Profiles of sediments in the Basin of Mexico show an inverse relation between the percentages of fossil pine and oak pollen. Vegetation studies suggest that any marked increase in oak indicates an increase in available moisture, while consistently low percentages of oak indicate moisture deficiency. On this basis prolonged moist and dry periods have alternated. The more recent of these climatic shifts can be correlated stratigraphically with known phases of human occupation (Sears, 1951b).
The Archaic Culture, 2000 or 1500 to 500 or 400 B.C., and the Nahua, 800 or 900 to 1521 A.D., both flourished within the Basin during relatively moist conditions. These two humid periods were separated by a prolonged dry interval which overtook the Late Archaic during a time of very low lake level.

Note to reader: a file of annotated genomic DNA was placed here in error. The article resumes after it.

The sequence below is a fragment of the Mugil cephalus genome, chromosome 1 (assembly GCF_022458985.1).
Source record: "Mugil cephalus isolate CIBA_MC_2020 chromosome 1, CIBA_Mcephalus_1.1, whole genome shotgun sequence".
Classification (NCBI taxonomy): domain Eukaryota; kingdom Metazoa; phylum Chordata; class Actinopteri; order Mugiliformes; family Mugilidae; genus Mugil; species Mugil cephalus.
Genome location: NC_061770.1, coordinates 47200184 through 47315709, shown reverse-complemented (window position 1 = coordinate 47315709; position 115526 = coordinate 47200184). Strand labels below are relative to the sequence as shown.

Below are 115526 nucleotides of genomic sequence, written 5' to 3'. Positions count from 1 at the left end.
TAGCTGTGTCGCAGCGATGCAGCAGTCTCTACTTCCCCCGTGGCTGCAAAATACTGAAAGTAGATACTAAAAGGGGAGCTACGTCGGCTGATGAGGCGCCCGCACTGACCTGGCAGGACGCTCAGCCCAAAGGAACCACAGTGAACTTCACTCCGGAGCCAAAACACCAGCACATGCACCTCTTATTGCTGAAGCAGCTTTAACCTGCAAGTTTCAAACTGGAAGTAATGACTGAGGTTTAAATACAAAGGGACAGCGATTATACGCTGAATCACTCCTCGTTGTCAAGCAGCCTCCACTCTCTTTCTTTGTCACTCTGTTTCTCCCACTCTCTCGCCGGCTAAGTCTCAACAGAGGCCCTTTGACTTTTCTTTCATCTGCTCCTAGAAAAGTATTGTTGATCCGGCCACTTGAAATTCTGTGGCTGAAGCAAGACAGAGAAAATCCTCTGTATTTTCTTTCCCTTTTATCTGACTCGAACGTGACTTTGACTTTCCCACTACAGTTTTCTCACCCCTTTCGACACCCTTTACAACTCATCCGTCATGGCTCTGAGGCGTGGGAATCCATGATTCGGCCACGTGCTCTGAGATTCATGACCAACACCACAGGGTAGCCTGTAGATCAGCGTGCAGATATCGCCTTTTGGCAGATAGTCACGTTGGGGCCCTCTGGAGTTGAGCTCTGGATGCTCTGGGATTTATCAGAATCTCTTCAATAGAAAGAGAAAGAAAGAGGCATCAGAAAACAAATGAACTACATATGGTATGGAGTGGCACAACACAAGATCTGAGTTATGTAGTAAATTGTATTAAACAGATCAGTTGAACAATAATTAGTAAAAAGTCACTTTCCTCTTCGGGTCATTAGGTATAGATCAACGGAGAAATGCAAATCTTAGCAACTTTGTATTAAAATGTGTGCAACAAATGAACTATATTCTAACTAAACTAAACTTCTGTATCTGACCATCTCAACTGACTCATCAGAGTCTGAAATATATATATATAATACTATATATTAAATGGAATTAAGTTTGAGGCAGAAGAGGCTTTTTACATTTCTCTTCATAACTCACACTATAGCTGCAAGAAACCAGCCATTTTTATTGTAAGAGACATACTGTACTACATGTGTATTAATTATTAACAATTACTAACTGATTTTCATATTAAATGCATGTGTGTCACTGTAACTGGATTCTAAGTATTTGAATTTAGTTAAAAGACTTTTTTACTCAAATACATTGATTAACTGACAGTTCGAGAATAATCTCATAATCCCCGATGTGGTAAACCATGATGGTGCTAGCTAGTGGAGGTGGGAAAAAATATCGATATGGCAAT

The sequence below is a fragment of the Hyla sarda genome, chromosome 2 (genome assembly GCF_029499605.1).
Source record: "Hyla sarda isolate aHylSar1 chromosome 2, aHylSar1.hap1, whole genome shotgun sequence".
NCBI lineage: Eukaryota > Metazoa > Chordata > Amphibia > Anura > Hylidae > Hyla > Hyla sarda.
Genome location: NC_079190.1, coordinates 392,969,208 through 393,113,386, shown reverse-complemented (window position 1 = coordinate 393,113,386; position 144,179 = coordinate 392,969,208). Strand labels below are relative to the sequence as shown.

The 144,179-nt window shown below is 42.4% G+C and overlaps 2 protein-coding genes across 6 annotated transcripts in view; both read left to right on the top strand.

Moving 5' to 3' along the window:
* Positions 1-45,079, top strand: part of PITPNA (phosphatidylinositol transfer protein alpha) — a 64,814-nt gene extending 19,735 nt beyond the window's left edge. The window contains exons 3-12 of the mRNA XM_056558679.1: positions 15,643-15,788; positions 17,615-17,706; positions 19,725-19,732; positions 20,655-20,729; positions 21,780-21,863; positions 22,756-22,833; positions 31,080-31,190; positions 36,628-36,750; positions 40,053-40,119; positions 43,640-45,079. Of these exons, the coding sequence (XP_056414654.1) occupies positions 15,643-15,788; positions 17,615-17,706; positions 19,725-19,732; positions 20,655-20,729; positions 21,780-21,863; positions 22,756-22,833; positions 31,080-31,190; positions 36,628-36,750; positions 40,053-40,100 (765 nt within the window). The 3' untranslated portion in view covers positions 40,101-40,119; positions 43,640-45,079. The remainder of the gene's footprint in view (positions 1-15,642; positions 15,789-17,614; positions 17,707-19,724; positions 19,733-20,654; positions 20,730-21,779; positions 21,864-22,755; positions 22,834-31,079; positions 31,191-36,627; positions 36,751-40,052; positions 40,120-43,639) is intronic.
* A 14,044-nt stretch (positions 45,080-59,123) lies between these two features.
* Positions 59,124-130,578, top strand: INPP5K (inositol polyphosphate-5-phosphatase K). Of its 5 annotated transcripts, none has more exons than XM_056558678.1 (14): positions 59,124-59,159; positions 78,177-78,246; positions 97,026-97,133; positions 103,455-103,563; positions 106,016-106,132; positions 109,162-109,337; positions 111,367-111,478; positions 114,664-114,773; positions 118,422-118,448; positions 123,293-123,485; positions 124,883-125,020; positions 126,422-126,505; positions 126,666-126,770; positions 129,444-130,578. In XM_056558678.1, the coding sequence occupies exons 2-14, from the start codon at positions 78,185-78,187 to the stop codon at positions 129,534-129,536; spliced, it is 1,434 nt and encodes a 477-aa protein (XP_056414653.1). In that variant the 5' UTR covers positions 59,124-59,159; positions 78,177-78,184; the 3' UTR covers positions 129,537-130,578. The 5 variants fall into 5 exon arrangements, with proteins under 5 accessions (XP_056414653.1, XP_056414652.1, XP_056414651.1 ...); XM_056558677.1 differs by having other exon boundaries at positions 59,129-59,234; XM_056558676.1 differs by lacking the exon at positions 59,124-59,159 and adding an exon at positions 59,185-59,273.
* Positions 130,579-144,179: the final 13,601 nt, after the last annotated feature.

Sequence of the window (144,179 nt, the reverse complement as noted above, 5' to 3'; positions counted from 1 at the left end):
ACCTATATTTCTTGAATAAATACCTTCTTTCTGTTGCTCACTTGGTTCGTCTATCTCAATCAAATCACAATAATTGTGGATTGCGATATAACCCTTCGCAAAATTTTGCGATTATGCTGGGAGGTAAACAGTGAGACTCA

The Late Archaic level was then covered by a volcanic ash fall, and the culture shifted northward to higher ground. There it became the Teotihuacán which lasted from 500 or 400 B.C. to 800 or 900 A.D. Since this highly developed culture existed during a dry period, it must have made use of ground water. If so, the sources should have been unfavorably affected by heavy soil erosion known to have occurred, and by any deforestation, as Vaillánt (1941) suggests in explanation of the ultimate Teotihuacán collapse.
Conclusions based on pollen analysis are consistent with what is known of soil profiles and former lake levels.